To stop this passive racism, it is necessary to work outside the status quo and stop repeating the inequitable patterns of history — this means that leaders need to get comfortable addressing race-related issues, and to actively listen to the needs of those they serve. Dr. Martin stressed the importance of proper representation in decision-making, which requires leaders to expand their professional networks to access a diverse set of opinions. Keeping in mind the principle “nothing about us without us”, it is necessary to engage with the community by forming partnerships and initiating inclusive discussions.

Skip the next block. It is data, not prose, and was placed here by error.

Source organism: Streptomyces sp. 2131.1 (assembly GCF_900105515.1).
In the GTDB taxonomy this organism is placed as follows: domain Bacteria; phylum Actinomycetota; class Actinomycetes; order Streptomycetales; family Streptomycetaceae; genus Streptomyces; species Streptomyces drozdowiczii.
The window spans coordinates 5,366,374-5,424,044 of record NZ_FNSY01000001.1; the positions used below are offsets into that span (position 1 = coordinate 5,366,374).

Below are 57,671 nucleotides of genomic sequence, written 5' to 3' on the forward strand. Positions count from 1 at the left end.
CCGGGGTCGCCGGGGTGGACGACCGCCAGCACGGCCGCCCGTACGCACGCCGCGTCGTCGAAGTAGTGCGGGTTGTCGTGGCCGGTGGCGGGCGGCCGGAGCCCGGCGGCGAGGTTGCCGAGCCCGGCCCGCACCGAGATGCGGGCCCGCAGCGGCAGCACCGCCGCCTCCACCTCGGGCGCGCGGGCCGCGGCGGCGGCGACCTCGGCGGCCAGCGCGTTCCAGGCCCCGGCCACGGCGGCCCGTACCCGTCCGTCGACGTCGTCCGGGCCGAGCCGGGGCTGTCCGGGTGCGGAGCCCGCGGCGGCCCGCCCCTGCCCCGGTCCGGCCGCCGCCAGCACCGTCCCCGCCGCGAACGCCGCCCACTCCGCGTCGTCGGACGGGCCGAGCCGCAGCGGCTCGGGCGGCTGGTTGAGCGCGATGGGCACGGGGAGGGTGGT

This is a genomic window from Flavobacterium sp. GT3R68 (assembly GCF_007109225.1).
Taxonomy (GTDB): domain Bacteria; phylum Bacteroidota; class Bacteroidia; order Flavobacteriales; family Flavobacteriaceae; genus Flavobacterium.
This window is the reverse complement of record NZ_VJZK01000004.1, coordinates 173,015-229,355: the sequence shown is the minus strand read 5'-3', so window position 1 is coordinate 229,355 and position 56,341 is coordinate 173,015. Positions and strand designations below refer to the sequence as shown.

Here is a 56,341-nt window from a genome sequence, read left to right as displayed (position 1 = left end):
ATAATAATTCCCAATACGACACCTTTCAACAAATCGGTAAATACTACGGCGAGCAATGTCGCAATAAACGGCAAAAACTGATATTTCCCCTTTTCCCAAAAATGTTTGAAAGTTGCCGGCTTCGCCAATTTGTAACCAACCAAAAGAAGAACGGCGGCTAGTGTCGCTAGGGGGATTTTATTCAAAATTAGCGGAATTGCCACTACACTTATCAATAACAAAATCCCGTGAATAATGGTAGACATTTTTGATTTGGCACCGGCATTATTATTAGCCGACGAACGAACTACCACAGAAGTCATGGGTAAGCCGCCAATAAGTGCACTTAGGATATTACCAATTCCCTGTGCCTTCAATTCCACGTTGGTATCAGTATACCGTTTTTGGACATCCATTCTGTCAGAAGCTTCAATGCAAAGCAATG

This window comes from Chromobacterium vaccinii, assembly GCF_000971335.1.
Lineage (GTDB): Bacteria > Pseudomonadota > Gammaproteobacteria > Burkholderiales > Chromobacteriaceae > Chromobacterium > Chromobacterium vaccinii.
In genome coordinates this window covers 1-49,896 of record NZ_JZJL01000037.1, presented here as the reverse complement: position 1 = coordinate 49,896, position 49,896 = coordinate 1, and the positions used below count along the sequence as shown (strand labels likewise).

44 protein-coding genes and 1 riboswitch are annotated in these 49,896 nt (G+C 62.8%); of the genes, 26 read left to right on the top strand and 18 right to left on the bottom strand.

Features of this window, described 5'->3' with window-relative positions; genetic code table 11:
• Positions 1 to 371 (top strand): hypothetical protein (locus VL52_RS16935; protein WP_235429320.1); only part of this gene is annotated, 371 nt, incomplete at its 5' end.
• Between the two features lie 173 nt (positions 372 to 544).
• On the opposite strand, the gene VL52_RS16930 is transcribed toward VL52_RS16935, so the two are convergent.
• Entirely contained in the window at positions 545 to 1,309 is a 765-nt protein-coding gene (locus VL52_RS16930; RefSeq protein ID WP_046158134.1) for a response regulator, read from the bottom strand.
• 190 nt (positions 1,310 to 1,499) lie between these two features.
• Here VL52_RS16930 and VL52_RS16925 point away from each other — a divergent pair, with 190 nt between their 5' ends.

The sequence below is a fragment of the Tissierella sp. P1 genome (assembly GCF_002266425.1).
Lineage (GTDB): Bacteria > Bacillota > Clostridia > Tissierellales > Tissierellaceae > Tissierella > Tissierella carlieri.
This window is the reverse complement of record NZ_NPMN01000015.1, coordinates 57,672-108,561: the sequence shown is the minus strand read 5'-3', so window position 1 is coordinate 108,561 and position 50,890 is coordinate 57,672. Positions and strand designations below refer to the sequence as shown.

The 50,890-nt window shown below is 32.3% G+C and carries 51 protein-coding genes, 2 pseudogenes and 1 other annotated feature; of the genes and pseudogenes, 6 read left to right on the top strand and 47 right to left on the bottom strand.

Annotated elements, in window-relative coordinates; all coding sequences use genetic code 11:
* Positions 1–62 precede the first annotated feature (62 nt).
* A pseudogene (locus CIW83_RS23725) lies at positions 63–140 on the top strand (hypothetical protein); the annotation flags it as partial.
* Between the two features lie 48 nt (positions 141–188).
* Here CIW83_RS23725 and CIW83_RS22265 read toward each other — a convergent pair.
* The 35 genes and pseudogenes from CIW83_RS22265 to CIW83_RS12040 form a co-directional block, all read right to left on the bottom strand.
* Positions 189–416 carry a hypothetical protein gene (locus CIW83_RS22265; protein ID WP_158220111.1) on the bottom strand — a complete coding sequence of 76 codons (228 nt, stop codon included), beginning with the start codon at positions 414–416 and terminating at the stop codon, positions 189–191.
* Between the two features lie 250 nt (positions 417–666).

The sidewalk project is an example of Boston’s current efforts on building equity into the public services. Previously, sidewalk repairs were completed per individual requests made in 311 calls. However, the 311 municipal service hotline proved inequitable due to reasons including language barriers, accessibility, and general distrust of the city government — consequently resulting in a large variation in sidewalk quality between neighborhoods. To remedy this, the city created a new system based on the expected lifespan of the sidewalks, ensuring that all sidewalks would receive equal maintenance, and eliminating the need for 311 reporting. Innovative, yet manageable, actions like this are what can best encourage equity. Likewise, increasing transparency by making project information available in both short handouts and extensive online reports can further compliment the engagement process and promote accountability of the city and developers. Such actions would advance the vision of Boston’s resilience plan: using the lens of equity to frame decision-making and fully integrate equity into city systems.